Bloomington’s Little Free Libraries

The Little Free Library movement apparently began in 2009 in a town called Hudson, Wisconsin, and has spread like wildfire.

What is a Little Free Library?

It’s a “take a book, return a book” gathering place where neighbors share their favorite literature and stories. In its most basic form, a Little Free Library is a box full of books where anyone may stop by and pick up a book (or two) and bring back another book to share. You can, too!

[The founders] were inspired by many different ideas:

  • Andrew Carnegie’s support of 2,509 free public libraries around the turn of the 19th to 20th century.
  • The heroic achievements of Miss Lutie Stearns, a librarian who brought books to nearly 1400 locations in Wisconsin through “traveling little libraries” between 1895 and 1914.
  • “Take a book, leave a book” collections in coffee shops and public spaces.
  • Neighborhood kiosks, TimeBanking and community gift-sharing networks
  • Grassroots empowerment movements in Sri Lanka, India and other countries worldwide.

The group’s original goal was “to build 2,510 Little Free Libraries—as many as Andrew Carnegie—and keep going.”  But “this goal was reached in August of 2012, a year and a half before our original target date. By January of 2014, the total number of registered Little Free Libraries in the world was conservatively estimated to be nearly 15,000, with thousands more being built.”

I was delighted to come across one of these a few weeks ago near Bryan Park in Bloomington– it’s on E. Davis street, about a block and a half or so West of the park.  This one is a metal [actually painted green wood] box, if I recall correctly, with a door that shuts with a latch.  I took a book from it, although I am already forgetting what it was.  I owe them a book!

Then, the other day, I was walking home and came across this magnificent new one on the corner of First street and Highland Ave.  It has a glass door, so you can see the spines of the books from the sidewalk, enticing you to stop to look more closely; and as you can see, it has an extra bottom shelf for some guardians of the library, and a sort of visitors’ notebook.

Image

The collection of books was excellent, and I snagged the recent (published March 2014!) Philip Marlow re-boot, Benjamin Black (aka John Banville)’s The Black-Eyed Blonde: A Philip Marlowe Novel.  Not too shabby!  Today I took a dog walk back to the box and delivered what I think was a fair trade for that prize, an extra copy of Don DeLillo’s Underworld that I’ve had for ages– which you can see here.  This is clearly a pretty highbrow/ high-quality L.F.L.  There’s a copy of Wonder by R.J. Palacio, one of my kids’ favorite novels.

The proprietor of the box were doing some landscaping work around it when I showed up, and I learned that her L.F.L. is not part of Bloomington’s developing system (which the Monroe County Public Library is organizing, with help from a grant), but is a free agent. She also told me that there’s another box around the corner from the one I’ve seen on E. Davis, this one attached to a tree, like a bird house.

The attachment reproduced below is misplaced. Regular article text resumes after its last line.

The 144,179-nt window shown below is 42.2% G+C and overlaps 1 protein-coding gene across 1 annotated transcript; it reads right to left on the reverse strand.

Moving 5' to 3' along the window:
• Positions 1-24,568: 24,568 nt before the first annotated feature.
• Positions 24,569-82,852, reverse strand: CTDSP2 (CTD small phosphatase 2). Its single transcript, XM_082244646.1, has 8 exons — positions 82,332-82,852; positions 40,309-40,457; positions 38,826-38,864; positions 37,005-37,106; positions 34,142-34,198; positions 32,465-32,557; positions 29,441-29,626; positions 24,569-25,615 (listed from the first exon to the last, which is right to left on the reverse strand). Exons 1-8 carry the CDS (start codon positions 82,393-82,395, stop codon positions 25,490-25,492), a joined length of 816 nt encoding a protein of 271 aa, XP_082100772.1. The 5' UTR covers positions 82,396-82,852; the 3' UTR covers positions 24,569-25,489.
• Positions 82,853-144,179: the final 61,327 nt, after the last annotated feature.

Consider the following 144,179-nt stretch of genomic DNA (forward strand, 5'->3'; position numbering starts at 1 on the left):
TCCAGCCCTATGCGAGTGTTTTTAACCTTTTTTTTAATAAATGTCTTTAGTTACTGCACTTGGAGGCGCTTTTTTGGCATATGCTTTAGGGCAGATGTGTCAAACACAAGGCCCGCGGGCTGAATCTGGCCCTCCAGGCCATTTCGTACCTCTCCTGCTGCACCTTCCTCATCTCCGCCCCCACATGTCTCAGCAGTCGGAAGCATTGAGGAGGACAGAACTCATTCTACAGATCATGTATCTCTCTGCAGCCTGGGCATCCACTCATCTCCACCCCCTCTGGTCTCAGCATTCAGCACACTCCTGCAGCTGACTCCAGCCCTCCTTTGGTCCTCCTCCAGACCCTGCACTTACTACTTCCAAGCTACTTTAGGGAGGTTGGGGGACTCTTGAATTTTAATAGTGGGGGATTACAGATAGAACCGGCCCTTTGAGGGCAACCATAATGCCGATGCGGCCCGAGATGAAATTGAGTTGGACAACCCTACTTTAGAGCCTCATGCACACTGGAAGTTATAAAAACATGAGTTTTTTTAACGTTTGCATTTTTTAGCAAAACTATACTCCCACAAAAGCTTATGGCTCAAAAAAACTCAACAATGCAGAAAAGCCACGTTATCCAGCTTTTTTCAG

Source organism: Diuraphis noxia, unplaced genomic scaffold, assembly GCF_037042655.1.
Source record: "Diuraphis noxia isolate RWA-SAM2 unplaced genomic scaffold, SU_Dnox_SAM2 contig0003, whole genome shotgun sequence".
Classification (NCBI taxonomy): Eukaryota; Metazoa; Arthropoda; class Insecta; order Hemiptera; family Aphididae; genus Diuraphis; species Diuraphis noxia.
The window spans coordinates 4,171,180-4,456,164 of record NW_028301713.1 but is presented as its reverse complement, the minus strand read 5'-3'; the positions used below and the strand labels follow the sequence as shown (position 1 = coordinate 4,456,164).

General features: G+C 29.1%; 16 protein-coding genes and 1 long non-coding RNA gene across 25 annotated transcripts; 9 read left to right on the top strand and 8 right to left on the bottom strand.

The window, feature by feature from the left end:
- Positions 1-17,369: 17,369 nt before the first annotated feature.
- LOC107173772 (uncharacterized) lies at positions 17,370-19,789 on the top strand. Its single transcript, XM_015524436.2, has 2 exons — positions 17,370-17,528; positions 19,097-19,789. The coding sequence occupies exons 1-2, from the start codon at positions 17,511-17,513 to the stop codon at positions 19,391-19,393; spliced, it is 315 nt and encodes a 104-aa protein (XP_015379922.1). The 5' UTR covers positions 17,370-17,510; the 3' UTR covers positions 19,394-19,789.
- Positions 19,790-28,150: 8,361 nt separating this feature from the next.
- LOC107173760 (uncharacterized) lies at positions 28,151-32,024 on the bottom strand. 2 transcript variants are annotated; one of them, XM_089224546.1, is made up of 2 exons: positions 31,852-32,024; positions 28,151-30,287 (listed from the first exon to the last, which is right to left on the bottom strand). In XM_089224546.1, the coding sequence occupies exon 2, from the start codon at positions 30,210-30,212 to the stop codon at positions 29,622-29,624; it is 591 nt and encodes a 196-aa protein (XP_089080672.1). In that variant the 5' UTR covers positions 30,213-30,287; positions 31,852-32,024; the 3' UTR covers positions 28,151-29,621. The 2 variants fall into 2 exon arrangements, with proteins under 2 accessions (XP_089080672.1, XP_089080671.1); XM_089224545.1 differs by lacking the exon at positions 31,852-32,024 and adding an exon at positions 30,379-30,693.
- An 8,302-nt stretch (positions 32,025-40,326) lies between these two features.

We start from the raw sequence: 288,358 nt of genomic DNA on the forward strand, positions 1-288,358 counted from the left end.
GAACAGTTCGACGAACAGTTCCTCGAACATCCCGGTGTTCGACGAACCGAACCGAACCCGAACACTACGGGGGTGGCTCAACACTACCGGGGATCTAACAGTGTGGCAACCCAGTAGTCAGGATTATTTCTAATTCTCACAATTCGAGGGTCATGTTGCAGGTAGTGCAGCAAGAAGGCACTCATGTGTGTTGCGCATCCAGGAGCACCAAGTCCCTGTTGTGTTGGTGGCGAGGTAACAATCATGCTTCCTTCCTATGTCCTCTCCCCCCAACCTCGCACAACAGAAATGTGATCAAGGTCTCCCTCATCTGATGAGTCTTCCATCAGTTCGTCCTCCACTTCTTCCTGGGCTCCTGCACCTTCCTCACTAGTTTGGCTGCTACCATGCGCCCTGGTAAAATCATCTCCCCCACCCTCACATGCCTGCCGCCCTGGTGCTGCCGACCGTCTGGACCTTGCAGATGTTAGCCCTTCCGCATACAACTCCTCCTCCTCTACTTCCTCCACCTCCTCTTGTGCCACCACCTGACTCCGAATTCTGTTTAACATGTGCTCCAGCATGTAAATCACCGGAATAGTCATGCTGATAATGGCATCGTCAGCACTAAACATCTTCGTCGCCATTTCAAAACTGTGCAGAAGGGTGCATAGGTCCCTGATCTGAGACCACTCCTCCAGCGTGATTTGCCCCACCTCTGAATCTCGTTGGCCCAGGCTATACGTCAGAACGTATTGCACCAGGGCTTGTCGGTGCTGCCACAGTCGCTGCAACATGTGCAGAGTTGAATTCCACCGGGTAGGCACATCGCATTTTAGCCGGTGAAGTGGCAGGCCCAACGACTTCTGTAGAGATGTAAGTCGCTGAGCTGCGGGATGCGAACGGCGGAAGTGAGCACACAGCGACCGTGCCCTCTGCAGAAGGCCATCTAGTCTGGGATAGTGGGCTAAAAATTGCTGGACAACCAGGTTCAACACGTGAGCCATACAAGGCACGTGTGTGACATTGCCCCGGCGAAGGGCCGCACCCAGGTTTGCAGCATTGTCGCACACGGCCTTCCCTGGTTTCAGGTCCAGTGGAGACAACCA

Here’s also a video about the Little Free Library story:

<p><a href=”http://vimeo.com/72957294″>Little Free Library Story</a> from <a href=”http://vimeo.com/user13666567″>Beargrass Media</a> on <a href=”https://vimeo.com”>Vimeo</a&gt;.</p>

The whole idea could be accused of having a whiff of Portlandia-style preciosity or twee-ness to it.  But I’m a fan.  I can definitely never pass one of these without checking out its contents, and it’s fun to think about how each book got there, and where it may end up.

I will be on the lookout for the new L.F.L’s in town that should be cropping up.  Check them out!

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7 Responses

  1. I once saw one of these, somewhere, and did not realize its existence was part of a more general phenomenon. I took it as an eccentric but obviously sensible construction by one or two interested people. But I’ve known for years that, for example, public libraries often have such a shelf near their front door where patrons are encouraged to help themselves and leave books/magazines as well. And a friend of mine who sailed in the Caribbean for year had told me year ago that boat owners who like to read have such systems in every marina. Boats have little extra room so carrying a few books is about as much as most of them can conveniently manage. So boat owners, when in port, would leave a couple of books and take a couple more. Finally the recycling drop-off at our local public works department has a bookcase or two for books where people are encouraged to take as well as give or leave books.

  2. Interesting about boat owners- that makes sense!

  3. So pleased to see this – Andrew Miller forwarded it to me. Thanks for visiting and for writing!

  4. Thank you for the great LFL!

  5. I saw a give-and-take bookcase in a Chicago Embassy Suites lobby, too. It’s a wonderful thing. I’m going to ask my handy husband to make one for our front yard. In our neighborhood, we have a lot of foot traffic!

  6. btw, also check out @LtlFreeLibrary on Twitter for more info on the movement and photos…

  7. Our little library in SWHarbor has several tiers: their usual selection, then a bookcase of barely used books for a buck or two and then a basket of take aways by the front door and then one of these affairs you describe which popped up outside last summer. And come to think of it there was always a selection of books for the taking in the lobby of Sadie’s apt bldg, some good ones too!

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